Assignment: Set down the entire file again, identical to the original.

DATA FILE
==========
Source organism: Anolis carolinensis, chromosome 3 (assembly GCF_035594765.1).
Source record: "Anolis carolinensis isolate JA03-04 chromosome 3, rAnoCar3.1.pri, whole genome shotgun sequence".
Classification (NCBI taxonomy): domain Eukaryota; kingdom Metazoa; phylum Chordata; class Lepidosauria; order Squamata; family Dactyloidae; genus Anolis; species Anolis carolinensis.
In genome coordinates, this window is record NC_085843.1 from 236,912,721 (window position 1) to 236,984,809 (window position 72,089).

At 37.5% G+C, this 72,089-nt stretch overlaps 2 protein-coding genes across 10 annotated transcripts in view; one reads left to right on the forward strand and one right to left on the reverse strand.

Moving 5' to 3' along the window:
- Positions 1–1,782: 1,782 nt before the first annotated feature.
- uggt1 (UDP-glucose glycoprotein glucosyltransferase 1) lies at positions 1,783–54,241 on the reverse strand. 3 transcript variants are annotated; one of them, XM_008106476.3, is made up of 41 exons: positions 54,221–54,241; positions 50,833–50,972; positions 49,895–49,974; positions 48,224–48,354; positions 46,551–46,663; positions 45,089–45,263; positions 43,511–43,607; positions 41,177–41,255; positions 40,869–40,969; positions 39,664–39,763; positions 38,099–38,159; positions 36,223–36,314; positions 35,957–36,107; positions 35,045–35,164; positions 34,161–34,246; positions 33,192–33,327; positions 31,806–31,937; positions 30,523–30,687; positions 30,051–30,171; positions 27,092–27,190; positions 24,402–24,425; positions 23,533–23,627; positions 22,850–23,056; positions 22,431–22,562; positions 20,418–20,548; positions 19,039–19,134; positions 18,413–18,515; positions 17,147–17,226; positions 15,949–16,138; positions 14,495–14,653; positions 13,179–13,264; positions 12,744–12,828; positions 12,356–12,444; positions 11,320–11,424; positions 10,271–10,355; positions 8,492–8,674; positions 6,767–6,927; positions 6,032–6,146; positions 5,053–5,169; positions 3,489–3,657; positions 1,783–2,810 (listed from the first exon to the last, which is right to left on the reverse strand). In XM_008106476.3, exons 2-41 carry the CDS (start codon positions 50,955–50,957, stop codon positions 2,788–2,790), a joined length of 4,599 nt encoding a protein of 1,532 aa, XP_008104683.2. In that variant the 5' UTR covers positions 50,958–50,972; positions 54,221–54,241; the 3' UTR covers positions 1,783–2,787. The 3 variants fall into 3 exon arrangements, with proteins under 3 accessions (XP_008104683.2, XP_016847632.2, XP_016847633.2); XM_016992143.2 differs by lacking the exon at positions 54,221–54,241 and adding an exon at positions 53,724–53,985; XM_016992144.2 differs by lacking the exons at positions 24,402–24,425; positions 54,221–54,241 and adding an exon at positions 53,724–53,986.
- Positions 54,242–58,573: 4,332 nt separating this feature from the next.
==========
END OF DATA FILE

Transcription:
Source organism: Anolis carolinensis, chromosome 3 (assembly GCF_035594765.1).
Source record: "Anolis carolinensis isolate JA03-04 chromosome 3, rAnoCar3.1.pri, whole genome shotgun sequence".
Classification (NCBI taxonomy): domain Eukaryota; kingdom Metazoa; phylum Chordata; class Lepidosauria; order Squamata; family Dactyloidae; genus Anolis; species Anolis carolinensis.
In genome coordinates, this window is record NC_085843.1 from 236,912,721 (window position 1) to 236,984,809 (window position 72,089).

At 37.5% G+C, this 72,089-nt stretch overlaps 2 protein-coding genes across 10 annotated transcripts in view; one reads left to right on the forward strand and one right to left on the reverse strand.

Moving 5' to 3' along the window:
- Positions 1–1,782: 1,782 nt before the first annotated feature.
- uggt1 (UDP-glucose glycoprotein glucosyltransferase 1) lies at positions 1,783–54,241 on the reverse strand. 3 transcript variants are annotated; one of them, XM_008106476.3, is made up of 41 exons: positions 54,221–54,241; positions 50,833–50,972; positions 49,895–49,974; positions 48,224–48,354; positions 46,551–46,663; positions 45,089–45,263; positions 43,511–43,607; positions 41,177–41,255; positions 40,869–40,969; positions 39,664–39,763; positions 38,099–38,159; positions 36,223–36,314; positions 35,957–36,107; positions 35,045–35,164; positions 34,161–34,246; positions 33,192–33,327; positions 31,806–31,937; positions 30,523–30,687; positions 30,051–30,171; positions 27,092–27,190; positions 24,402–24,425; positions 23,533–23,627; positions 22,850–23,056; positions 22,431–22,562; positions 20,418–20,548; positions 19,039–19,134; positions 18,413–18,515; positions 17,147–17,226; positions 15,949–16,138; positions 14,495–14,653; positions 13,179–13,264; positions 12,744–12,828; positions 12,356–12,444; positions 11,320–11,424; positions 10,271–10,355; positions 8,492–8,674; positions 6,767–6,927; positions 6,032–6,146; positions 5,053–5,169; positions 3,489–3,657; positions 1,783–2,810 (listed from the first exon to the last, which is right to left on the reverse strand). In XM_008106476.3, exons 2-41 carry the CDS (start codon positions 50,955–50,957, stop codon positions 2,788–2,790), a joined length of 4,599 nt encoding a protein of 1,532 aa, XP_008104683.2. In that variant the 5' UTR covers positions 50,958–50,972; positions 54,221–54,241; the 3' UTR covers positions 1,783–2,787. The 3 variants fall into 3 exon arrangements, with proteins under 3 accessions (XP_008104683.2, XP_016847632.2, XP_016847633.2); XM_016992143.2 differs by lacking the exon at positions 54,221–54,241 and adding an exon at positions 53,724–53,985; XM_016992144.2 differs by lacking the exons at positions 24,402–24,425; positions 54,221–54,241 and adding an exon at positions 53,724–53,986.
- Positions 54,242–58,573: 4,332 nt separating this feature from the next.